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How much of my Virginia income tax liability can I pay with land preservation tax credits in a given tax year?
Former Governor Kaine and the Legislature reduced the amount of land preservation tax credit that could be claimed in tax years 2009 and 2010 from $100,000 to $50,000 per taxpayer per year. Governor McDonnell and the Legislature extended this reduction through tax year 2011. Taxpayers may claim up to $50,000 per year in tax years 2009-2011. Married couples could claim up to $100,000 if each spouse separately purchased $50,000 of credit. In 2012 and subsequent tax years, the limit reverted to $100,000 per taxpayer per year. Business entities filing consolidated returns should note that the Virginia Department of Taxation views unconsolidated affiliates as separate taxpayers.
Credits originating from donations made on or after January 1, 2007 may be used for ten years after the year in which they were registered with the Virginia Department of Taxation. Credits cannot be used to pay Virginia income tax liabilities for years prior to their acquisition, nor can their life be extended by overpaying current year tax liabilities. However, former Governor Kaine and the Legislature enacted temporary provisions to extend the life of credits owned by taxpayers adversely affected by the reduction of the amount that could be claimed in tax years 2009 and 2010. Governor McDonnell and the Legislature extended this relief through 2011.
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What if I cannot use my Virginia land preservation tax credits before they expire?
If you are liable for any State or local taxes in Virginia and the land preservation tax credits have not yet expired, you may sell them. Land Conservation Concepts, Inc. markets land preservation tax credits and helps sellers transfer them to buyers.
Land preservation tax credits generally sell for a discount to their face value. The discount varies seasonally and year-to-year. Tax credit sellers get cash for a tax credit they might otherwise be unable to use. Tax credit buyers realize a discount on their Virginia income tax liability by paying it with tax credits they purchased for less than face value. To illustrate with round numbers: if a buyer purchases $10,000 of land preservation tax credits at a discount of 20% from face value (for $8,000) the buyer could pay his or her $10,000 Virginia income tax liability with the credits in lieu of cash, at savings of $2,000. This equates to a 25% return on the $8,000 purchase.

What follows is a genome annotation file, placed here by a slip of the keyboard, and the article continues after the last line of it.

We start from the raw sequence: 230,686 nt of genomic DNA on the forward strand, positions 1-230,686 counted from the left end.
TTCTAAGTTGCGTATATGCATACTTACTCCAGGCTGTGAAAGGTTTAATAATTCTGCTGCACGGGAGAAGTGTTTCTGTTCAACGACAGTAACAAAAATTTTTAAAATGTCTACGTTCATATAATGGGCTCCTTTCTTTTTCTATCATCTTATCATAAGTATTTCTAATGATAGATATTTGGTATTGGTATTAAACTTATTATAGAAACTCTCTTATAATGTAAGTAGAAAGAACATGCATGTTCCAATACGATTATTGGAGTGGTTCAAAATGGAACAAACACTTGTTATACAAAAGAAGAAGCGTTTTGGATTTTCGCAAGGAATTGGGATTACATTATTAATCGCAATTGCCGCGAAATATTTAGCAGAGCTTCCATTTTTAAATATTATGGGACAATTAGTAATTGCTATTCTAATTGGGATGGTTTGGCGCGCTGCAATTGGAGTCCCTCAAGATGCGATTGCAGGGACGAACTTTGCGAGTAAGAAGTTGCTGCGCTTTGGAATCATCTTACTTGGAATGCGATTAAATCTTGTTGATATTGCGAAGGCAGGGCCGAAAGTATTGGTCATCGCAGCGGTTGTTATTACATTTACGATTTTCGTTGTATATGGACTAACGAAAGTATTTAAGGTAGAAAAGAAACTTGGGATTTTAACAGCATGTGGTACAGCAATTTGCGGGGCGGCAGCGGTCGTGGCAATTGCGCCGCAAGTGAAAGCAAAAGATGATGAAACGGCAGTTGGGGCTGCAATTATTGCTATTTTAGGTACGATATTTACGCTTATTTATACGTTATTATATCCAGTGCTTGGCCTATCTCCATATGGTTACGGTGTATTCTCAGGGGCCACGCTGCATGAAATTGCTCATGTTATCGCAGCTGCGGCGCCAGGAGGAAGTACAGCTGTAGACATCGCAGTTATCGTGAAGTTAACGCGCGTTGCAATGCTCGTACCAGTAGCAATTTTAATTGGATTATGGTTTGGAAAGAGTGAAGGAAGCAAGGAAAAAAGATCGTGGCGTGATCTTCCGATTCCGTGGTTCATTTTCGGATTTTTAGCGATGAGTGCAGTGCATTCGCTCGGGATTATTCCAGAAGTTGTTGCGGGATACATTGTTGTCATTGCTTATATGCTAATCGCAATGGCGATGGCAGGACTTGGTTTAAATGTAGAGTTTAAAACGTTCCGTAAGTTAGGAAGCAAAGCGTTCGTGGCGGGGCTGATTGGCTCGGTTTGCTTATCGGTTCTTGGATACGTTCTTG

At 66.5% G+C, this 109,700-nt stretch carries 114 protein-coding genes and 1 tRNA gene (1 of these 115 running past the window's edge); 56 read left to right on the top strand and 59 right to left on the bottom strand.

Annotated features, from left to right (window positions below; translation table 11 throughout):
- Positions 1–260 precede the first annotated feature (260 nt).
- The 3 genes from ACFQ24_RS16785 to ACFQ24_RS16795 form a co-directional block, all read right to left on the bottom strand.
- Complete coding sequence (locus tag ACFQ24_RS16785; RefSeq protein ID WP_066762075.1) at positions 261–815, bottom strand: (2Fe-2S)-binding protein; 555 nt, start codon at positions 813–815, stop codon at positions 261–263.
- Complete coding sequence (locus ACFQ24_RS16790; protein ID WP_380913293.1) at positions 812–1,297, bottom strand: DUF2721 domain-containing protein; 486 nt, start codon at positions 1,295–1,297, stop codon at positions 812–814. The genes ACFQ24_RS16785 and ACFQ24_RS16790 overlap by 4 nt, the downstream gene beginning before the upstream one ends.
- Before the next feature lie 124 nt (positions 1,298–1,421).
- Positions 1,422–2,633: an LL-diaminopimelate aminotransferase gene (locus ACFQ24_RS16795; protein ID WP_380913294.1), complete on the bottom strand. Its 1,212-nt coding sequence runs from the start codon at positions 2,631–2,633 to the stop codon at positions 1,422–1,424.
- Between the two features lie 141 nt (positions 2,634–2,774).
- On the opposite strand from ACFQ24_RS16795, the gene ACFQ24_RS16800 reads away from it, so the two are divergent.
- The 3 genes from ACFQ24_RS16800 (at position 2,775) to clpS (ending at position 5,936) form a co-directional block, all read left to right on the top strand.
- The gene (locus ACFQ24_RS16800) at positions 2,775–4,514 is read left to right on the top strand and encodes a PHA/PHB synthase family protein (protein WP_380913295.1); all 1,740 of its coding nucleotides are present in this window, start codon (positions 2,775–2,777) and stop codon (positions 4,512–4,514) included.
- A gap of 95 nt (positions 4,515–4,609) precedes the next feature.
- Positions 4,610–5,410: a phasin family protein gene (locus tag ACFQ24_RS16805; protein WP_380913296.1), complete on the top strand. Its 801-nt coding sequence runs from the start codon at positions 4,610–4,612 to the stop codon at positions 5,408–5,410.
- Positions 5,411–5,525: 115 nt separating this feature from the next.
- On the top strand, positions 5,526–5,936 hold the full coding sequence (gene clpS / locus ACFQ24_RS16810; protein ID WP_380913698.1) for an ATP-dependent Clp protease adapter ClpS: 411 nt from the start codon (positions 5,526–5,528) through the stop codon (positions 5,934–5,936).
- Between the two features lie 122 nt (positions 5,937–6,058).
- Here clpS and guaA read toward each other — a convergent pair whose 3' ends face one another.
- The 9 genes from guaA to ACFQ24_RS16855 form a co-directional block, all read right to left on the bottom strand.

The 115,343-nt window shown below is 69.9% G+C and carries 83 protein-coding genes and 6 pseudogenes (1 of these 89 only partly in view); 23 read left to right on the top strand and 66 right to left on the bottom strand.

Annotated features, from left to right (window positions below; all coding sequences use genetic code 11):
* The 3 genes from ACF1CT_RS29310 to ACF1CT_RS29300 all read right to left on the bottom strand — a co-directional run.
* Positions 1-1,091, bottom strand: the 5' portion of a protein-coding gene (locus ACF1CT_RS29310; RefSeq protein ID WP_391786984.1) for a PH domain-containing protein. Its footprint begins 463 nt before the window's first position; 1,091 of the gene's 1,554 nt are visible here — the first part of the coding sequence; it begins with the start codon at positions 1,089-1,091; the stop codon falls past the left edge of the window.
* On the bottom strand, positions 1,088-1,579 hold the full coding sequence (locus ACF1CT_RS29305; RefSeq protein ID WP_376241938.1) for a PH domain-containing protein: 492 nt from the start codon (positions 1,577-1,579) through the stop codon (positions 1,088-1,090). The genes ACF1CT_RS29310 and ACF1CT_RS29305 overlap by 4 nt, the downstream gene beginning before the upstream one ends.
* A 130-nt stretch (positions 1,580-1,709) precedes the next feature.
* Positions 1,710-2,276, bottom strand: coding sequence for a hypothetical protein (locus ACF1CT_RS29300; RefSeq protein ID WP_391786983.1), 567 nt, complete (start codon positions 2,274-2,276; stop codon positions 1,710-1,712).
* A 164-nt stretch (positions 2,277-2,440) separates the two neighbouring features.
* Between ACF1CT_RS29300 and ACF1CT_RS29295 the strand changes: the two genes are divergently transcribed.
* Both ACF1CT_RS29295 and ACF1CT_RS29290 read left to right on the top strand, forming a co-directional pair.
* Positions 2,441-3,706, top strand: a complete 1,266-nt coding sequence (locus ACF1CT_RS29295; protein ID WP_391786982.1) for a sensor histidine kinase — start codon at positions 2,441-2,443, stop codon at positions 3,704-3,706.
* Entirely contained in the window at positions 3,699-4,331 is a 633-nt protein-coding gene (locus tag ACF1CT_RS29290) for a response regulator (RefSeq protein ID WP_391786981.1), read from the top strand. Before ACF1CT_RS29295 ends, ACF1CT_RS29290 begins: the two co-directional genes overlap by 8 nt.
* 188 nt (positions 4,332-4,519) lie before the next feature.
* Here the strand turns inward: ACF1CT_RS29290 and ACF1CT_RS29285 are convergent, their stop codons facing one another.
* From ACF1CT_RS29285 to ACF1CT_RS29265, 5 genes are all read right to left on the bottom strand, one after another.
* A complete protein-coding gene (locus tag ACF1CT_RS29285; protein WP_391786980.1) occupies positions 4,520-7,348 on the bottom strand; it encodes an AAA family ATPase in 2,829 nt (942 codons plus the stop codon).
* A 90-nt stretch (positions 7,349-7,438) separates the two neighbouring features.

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How much does it cost to sell my Virginia land preservation tax credits?
For land preservation tax credits originating from donations made on or after January 1, 2007, the Virginia Department of Taxation imposes a 2% transfer fee on the appraised value of the donation. This equates to $.05 per dollar of credit face value. The transfer fee was capped at $10,000 per credit holder per donation through June 30, 2010. Governor McDonnell and the Legislature eliminated the $10,000 transfer fee cap for donations recorded after June 30, 2010. Land Conservation Concepts, Inc. charges a fee for introducing the seller and buyer and facilitating the credit transfer.